2018 Primetime Emmy
& James Beard Award Winner

When aguardiente met espresso

When aguardiente met espresso

Licor café in Galicia

Plastic gallon jugs are stacked behind the makeshift bar. Instead of their customary olive oil, they’re filled with a viscous, dark liquid, absorbing all nearby light—licor café. It’s 1 a.m. and we’re standing in the Cruceiro de San Pedro plaza of Santiago de Compostela, just starting our nights.

I order a round of beers and gaze resignedly at the jugs. I take a headcount of who wants a glass. My two American friends immediately agree—one used to live here, so he knows what he’s getting himself into, but the other is uninitiated and in for a rude awakening. One Galician friend, like a battle-scarred veteran, gravely nods his head. Another backs away laughing, “No way. Licor café is my kryptonite.”

Made from mixing aguardiente—a clear liquor distilled from the skin of grapes—with espresso, licor café is a potent blend of upper and downer that dulls the senses while leaving a slight electric buzz in your teeth. It’s supposed to weigh in at about 30 percent ABV, but when abuelas are brewing it in their basement sinks and selling it an unmarked bottles, who can really be sure?

Galicians have told me that licor cafe was first created by farmers who needed to get out to their fields in the colder months, when temperatures hover above freezing, with near constant rain and humidity. Farmers may still stash a bottle in their tractors, but these days licor café has largely been co-opted by the Spanish bar scene. Just a shot of the stuff will keep you unnervingly awake without losing your buzz.

I signal for four, and the bartender lines up the plastic glasses. She drops a cube of ice into each one, takes a jug off the shelf, and pours about three shots into each glass as if it were a highball. With beer in one hand and licor café in the other, we venture into the crowd.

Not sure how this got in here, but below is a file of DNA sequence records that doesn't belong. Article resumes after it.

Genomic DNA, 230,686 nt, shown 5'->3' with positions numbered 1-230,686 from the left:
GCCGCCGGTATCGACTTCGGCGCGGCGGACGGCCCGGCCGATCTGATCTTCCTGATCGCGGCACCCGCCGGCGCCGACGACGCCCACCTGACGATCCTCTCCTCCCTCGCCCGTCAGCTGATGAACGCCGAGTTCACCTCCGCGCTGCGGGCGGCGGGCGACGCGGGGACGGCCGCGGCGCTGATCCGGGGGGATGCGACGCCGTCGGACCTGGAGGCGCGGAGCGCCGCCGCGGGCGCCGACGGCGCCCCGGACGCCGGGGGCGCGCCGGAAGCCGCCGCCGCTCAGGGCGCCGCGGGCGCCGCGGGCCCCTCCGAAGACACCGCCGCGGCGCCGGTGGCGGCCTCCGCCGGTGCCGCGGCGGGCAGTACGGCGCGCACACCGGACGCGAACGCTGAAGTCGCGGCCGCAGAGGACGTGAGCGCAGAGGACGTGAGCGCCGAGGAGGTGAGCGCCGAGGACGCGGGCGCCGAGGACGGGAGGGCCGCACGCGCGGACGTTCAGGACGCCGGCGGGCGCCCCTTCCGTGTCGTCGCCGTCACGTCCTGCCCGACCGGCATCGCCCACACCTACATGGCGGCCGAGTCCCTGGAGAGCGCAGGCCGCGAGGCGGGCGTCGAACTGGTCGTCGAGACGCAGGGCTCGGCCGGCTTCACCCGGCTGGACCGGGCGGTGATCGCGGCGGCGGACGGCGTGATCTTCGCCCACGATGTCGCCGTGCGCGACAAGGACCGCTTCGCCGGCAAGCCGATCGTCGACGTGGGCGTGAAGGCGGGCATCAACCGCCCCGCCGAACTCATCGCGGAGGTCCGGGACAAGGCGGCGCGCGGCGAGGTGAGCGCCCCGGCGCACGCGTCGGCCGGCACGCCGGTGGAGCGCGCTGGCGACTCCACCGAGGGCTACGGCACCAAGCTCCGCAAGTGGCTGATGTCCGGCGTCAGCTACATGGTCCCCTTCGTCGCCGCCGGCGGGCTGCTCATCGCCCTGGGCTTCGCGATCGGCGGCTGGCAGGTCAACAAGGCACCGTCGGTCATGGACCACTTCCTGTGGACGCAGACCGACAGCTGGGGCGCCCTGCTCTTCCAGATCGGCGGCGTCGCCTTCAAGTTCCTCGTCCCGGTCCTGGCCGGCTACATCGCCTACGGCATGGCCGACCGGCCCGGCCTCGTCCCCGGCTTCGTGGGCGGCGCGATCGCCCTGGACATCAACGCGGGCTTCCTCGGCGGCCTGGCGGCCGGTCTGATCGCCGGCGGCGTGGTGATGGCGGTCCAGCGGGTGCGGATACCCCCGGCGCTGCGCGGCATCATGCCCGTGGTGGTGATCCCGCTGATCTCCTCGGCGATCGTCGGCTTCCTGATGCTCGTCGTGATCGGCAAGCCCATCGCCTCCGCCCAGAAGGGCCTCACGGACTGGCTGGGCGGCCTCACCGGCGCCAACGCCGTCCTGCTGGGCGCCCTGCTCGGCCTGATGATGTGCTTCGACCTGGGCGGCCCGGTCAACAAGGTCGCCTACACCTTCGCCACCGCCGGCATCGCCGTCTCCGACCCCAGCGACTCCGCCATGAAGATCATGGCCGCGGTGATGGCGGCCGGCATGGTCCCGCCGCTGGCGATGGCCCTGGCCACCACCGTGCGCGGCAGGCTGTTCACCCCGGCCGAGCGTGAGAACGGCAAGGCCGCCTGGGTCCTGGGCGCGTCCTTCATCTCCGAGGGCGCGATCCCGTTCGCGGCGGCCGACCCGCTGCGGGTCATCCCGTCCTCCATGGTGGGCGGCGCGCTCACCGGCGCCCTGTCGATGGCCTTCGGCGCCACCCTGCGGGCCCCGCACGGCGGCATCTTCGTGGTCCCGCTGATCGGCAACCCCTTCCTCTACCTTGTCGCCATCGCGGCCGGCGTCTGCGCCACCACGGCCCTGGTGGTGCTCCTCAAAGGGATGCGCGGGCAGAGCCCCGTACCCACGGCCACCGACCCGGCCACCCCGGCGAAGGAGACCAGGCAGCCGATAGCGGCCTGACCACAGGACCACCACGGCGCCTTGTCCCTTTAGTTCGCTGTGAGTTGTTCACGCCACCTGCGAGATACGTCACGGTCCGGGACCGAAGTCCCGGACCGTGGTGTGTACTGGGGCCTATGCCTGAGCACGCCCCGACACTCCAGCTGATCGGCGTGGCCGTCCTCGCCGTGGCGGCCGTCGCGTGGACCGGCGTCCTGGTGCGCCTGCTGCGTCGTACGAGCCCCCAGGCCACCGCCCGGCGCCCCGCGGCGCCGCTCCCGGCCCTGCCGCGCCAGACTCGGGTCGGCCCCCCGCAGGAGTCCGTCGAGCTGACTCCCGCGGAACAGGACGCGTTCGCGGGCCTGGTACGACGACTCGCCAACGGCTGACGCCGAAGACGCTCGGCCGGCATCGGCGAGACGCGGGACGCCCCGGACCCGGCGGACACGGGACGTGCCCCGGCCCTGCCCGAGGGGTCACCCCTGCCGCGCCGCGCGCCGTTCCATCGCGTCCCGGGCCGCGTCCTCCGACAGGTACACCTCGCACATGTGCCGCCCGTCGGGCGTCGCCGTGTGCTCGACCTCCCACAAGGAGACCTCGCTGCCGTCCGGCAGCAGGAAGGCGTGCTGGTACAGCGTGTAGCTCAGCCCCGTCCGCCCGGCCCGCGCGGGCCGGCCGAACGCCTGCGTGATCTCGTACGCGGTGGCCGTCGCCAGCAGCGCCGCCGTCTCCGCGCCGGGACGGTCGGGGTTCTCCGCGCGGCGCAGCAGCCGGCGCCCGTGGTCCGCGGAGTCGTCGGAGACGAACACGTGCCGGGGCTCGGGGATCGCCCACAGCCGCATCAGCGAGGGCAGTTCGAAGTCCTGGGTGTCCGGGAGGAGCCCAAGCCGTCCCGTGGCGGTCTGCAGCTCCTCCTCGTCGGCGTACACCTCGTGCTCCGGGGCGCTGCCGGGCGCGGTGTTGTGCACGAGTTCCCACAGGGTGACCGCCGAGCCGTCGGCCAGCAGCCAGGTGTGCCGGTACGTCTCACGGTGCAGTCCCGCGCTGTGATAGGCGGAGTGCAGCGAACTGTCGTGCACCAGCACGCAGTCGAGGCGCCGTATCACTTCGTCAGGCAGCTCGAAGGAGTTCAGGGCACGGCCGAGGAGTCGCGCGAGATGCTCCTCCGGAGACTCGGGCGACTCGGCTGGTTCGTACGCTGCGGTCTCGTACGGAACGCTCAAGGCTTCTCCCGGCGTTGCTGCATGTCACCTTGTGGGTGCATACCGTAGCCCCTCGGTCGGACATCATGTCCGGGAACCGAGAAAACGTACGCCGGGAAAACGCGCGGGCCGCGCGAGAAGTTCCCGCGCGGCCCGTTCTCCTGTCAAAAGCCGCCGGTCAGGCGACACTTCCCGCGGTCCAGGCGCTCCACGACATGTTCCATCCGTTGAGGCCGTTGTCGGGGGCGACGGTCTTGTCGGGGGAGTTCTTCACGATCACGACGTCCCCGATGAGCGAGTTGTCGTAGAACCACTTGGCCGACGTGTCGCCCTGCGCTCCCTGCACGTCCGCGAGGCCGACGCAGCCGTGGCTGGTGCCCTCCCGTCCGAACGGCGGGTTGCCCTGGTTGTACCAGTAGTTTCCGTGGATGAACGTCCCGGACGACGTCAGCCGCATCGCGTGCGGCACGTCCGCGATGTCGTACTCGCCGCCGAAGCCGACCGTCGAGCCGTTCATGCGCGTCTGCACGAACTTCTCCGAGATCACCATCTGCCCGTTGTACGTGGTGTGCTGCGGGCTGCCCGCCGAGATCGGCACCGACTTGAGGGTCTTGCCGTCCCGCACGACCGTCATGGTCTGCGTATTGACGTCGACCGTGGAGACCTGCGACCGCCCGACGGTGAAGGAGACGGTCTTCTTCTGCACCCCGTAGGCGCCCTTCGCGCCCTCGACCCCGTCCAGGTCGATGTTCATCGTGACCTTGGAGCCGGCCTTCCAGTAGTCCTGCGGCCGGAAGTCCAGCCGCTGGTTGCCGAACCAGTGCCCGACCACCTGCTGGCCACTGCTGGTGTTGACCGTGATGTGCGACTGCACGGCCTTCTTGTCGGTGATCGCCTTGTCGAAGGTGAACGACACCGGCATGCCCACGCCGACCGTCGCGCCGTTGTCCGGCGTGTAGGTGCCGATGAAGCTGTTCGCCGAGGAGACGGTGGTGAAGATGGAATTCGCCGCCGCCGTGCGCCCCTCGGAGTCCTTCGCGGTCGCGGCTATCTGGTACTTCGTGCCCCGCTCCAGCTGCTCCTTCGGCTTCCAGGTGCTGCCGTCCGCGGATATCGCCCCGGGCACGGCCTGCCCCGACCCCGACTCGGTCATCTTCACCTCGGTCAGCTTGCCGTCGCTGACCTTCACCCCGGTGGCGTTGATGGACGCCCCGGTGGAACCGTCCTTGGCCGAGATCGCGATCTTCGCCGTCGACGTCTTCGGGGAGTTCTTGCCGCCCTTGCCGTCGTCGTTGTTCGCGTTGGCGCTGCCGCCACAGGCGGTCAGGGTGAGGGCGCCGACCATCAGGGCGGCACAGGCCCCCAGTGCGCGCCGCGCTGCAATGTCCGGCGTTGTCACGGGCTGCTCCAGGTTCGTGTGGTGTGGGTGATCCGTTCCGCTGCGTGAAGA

Tonight is the festival of San Xoán, the summer solstice, celebrated by leaping over bonfires strewn throughout the city streets and gorging on greasy sardines grilled over makeshift parrillas and doled out for free on hunks of baguette.

We settle into the throng of people. The streets have all been closed to traffic, but a car loudly revs its engine at one of the plaza’s entrances. Apparently it’s been pulling the same stunt for the past hour. Seems they’re on something a bit stronger than licor café.

Someone goes to the car to tell them to drive away, but the driver storms out and starts screaming. As he berates the poor man who confronted him, someone grabs the keys from the ignition and disappears into the crowd. The driver jumps onto the roof of his car in a fury and rips off his shirt, shouting that he has a gun. It being Spain, no one really takes him seriously, but the festivities still stop as we wait for the police to come. By the time they do, no one’s really paying attention anymore. No pasa nada.

It’s 2 a.m., and the bonfires will be burning well through the sunrise of the longest night of the year. We order our second round of licor café and wander off into the medieval streets of Santiago, blissfully ignorant of tomorrow’s hangover.

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